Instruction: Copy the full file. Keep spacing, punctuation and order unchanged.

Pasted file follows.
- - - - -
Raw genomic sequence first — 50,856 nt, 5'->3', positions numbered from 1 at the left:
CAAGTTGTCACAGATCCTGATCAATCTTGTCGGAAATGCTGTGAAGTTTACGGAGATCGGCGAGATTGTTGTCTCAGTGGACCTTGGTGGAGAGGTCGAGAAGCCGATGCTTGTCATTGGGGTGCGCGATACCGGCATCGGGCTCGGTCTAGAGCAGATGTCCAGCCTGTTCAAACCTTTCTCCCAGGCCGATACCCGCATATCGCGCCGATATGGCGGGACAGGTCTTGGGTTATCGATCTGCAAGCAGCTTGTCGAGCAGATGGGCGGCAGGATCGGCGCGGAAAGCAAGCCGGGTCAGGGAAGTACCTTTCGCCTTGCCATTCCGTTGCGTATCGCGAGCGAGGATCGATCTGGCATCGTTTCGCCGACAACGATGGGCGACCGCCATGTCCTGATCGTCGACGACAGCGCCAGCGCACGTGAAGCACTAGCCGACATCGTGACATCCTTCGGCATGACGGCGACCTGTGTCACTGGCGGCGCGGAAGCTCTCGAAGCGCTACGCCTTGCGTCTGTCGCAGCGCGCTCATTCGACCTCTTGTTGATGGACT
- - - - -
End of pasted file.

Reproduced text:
Raw genomic sequence first — 50,856 nt, 5'->3', positions numbered from 1 at the left:
CAAGTTGTCACAGATCCTGATCAATCTTGTCGGAAATGCTGTGAAGTTTACGGAGATCGGCGAGATTGTTGTCTCAGTGGACCTTGGTGGAGAGGTCGAGAAGCCGATGCTTGTCATTGGGGTGCGCGATACCGGCATCGGGCTCGGTCTAGAGCAGATGTCCAGCCTGTTCAAACCTTTCTCCCAGGCCGATACCCGCATATCGCGCCGATATGGCGGGACAGGTCTTGGGTTATCGATCTGCAAGCAGCTTGTCGAGCAGATGGGCGGCAGGATCGGCGCGGAAAGCAAGCCGGGTCAGGGAAGTACCTTTCGCCTTGCCATTCCGTTGCGTATCGCGAGCGAGGATCGATCTGGCATCGTTTCGCCGACAACGATGGGCGACCGCCATGTCCTGATCGTCGACGACAGCGCCAGCGCACGTGAAGCACTAGCCGACATCGTGACATCCTTCGGCATGACGGCGACCTGTGTCACTGGCGGCGCGGAAGCTCTCGAAGCGCTACGCCTTGCGTCTGTCGCAGCGCGCTCATTCGACCTCTTGTTGATGGACT